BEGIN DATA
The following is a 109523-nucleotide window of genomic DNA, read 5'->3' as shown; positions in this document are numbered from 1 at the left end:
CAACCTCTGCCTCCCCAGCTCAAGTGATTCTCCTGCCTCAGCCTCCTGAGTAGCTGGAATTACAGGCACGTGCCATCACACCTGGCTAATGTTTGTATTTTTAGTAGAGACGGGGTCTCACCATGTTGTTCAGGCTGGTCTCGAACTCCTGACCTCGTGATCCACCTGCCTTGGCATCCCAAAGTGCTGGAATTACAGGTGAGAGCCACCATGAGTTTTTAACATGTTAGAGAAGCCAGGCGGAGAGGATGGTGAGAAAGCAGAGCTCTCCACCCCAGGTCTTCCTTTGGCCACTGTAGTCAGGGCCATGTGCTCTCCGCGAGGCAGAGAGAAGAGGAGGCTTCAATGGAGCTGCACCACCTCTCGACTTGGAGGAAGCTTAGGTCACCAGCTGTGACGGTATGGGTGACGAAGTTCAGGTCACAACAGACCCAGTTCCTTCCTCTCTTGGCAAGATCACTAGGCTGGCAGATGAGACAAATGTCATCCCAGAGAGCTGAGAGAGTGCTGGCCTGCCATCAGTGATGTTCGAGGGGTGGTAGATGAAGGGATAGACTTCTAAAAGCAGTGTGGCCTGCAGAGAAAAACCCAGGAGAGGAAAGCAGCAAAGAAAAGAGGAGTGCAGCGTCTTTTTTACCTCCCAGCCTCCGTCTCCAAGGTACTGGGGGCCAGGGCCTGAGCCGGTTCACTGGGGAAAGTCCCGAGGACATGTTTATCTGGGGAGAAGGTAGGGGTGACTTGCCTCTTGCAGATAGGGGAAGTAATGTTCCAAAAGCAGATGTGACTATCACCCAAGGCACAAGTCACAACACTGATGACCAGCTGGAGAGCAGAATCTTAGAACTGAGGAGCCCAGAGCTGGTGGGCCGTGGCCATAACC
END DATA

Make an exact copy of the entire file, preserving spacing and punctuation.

The following is a 109523-nucleotide window of genomic DNA, read 5'->3' as shown; positions in this document are numbered from 1 at the left end:
CAACCTCTGCCTCCCCAGCTCAAGTGATTCTCCTGCCTCAGCCTCCTGAGTAGCTGGAATTACAGGCACGTGCCATCACACCTGGCTAATGTTTGTATTTTTAGTAGAGACGGGGTCTCACCATGTTGTTCAGGCTGGTCTCGAACTCCTGACCTCGTGATCCACCTGCCTTGGCATCCCAAAGTGCTGGAATTACAGGTGAGAGCCACCATGAGTTTTTAACATGTTAGAGAAGCCAGGCGGAGAGGATGGTGAGAAAGCAGAGCTCTCCACCCCAGGTCTTCCTTTGGCCACTGTAGTCAGGGCCATGTGCTCTCCGCGAGGCAGAGAGAAGAGGAGGCTTCAATGGAGCTGCACCACCTCTCGACTTGGAGGAAGCTTAGGTCACCAGCTGTGACGGTATGGGTGACGAAGTTCAGGTCACAACAGACCCAGTTCCTTCCTCTCTTGGCAAGATCACTAGGCTGGCAGATGAGACAAATGTCATCCCAGAGAGCTGAGAGAGTGCTGGCCTGCCATCAGTGATGTTCGAGGGGTGGTAGATGAAGGGATAGACTTCTAAAAGCAGTGTGGCCTGCAGAGAAAAACCCAGGAGAGGAAAGCAGCAAAGAAAAGAGGAGTGCAGCGTCTTTTTTACCTCCCAGCCTCCGTCTCCAAGGTACTGGGGGCCAGGGCCTGAGCCGGTTCACTGGGGAAAGTCCCGAGGACATGTTTATCTGGGGAGAAGGTAGGGGTGACTTGCCTCTTGCAGATAGGGGAAGTAATGTTCCAAAAGCAGATGTGACTATCACCCAAGGCACAAGTCACAACACTGATGACCAGCTGGAGAGCAGAATCTTAGAACTGAGGAGCCCAGAGCTGGTGGGCCGTGGCCATAACC